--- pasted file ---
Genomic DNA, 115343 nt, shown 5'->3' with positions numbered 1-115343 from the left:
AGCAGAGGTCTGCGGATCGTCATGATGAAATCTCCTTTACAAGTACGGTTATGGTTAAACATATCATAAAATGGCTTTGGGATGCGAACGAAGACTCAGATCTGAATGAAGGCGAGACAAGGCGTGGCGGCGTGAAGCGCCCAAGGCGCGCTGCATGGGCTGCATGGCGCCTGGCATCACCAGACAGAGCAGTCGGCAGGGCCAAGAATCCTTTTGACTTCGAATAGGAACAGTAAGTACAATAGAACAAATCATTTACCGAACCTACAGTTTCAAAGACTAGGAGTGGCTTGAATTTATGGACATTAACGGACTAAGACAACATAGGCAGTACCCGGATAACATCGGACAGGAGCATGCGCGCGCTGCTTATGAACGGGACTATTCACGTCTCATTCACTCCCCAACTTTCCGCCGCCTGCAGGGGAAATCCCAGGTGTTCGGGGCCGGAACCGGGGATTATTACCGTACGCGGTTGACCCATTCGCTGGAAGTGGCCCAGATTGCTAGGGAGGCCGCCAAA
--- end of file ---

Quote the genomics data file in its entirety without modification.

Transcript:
Genomic DNA, 115343 nt, shown 5'->3' with positions numbered 1-115343 from the left:
AGCAGAGGTCTGCGGATCGTCATGATGAAATCTCCTTTACAAGTACGGTTATGGTTAAACATATCATAAAATGGCTTTGGGATGCGAACGAAGACTCAGATCTGAATGAAGGCGAGACAAGGCGTGGCGGCGTGAAGCGCCCAAGGCGCGCTGCATGGGCTGCATGGCGCCTGGCATCACCAGACAGAGCAGTCGGCAGGGCCAAGAATCCTTTTGACTTCGAATAGGAACAGTAAGTACAATAGAACAAATCATTTACCGAACCTACAGTTTCAAAGACTAGGAGTGGCTTGAATTTATGGACATTAACGGACTAAGACAACATAGGCAGTACCCGGATAACATCGGACAGGAGCATGCGCGCGCTGCTTATGAACGGGACTATTCACGTCTCATTCACTCCCCAACTTTCCGCCGCCTGCAGGGGAAATCCCAGGTGTTCGGGGCCGGAACCGGGGATTATTACCGTACGCGGTTGACCCATTCGCTGGAAGTGGCCCAGATTGCTAGGGAGGCCGCCAAA